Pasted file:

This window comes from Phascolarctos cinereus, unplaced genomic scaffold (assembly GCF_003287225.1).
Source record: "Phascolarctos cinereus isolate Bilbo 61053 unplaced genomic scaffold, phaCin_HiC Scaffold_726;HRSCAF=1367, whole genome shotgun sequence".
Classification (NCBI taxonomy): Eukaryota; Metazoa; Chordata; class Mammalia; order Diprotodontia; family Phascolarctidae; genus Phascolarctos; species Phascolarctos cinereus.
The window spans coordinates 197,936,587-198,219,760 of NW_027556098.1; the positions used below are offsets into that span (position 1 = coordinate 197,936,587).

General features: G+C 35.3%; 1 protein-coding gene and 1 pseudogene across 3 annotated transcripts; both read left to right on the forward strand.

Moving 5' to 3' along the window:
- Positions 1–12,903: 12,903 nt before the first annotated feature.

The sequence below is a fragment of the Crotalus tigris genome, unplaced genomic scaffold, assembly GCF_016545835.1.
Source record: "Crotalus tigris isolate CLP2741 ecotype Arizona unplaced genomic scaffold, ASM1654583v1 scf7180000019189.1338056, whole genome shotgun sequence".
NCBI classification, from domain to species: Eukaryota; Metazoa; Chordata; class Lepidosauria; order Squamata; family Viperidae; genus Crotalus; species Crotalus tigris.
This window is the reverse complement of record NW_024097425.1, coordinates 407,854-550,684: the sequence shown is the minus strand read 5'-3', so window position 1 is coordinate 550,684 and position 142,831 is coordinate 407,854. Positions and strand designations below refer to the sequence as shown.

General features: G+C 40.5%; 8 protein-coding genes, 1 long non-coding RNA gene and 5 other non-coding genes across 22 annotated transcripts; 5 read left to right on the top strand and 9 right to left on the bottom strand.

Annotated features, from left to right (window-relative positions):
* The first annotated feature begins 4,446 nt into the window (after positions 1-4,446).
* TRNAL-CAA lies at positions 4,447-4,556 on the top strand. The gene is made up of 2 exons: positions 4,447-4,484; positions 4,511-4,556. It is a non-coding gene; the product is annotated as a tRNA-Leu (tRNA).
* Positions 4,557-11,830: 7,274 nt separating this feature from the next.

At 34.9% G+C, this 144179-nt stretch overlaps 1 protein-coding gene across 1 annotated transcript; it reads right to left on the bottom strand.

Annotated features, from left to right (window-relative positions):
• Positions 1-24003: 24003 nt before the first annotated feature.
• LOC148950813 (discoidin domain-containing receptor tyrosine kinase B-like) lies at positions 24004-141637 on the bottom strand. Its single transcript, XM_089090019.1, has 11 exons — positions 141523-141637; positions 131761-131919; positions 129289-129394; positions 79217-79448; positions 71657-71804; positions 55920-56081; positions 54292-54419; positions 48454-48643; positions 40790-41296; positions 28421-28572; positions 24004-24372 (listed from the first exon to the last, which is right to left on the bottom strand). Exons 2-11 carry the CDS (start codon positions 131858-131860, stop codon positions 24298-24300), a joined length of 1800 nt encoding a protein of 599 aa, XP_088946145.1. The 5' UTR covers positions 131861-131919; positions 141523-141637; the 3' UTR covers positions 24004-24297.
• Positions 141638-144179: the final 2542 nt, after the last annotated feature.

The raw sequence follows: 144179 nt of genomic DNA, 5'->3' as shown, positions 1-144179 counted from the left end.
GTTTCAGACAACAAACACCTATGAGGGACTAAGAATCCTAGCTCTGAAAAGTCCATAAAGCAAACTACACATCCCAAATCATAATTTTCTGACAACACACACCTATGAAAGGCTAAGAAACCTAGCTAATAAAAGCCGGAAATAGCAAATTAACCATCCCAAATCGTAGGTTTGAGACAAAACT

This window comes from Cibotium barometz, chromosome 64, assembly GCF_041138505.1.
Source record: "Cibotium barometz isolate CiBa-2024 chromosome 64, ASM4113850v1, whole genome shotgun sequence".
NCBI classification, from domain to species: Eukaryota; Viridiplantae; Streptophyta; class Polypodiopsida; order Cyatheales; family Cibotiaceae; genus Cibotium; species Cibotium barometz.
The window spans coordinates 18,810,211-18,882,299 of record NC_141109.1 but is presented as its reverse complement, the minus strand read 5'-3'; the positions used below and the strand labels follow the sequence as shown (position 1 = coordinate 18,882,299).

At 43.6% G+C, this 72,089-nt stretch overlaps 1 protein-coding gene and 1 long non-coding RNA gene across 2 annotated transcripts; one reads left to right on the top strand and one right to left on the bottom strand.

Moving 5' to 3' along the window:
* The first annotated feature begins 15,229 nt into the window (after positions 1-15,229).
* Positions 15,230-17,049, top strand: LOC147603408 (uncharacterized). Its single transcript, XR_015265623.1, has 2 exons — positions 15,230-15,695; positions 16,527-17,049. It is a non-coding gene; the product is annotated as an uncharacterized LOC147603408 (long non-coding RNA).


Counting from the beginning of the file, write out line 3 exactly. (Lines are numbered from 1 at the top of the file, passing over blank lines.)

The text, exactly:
Classification (NCBI taxonomy): Eukaryota; Metazoa; Chordata; class Mammalia; order Diprotodontia; family Phascolarctidae; genus Phascolarctos; species Phascolarctos cinereus.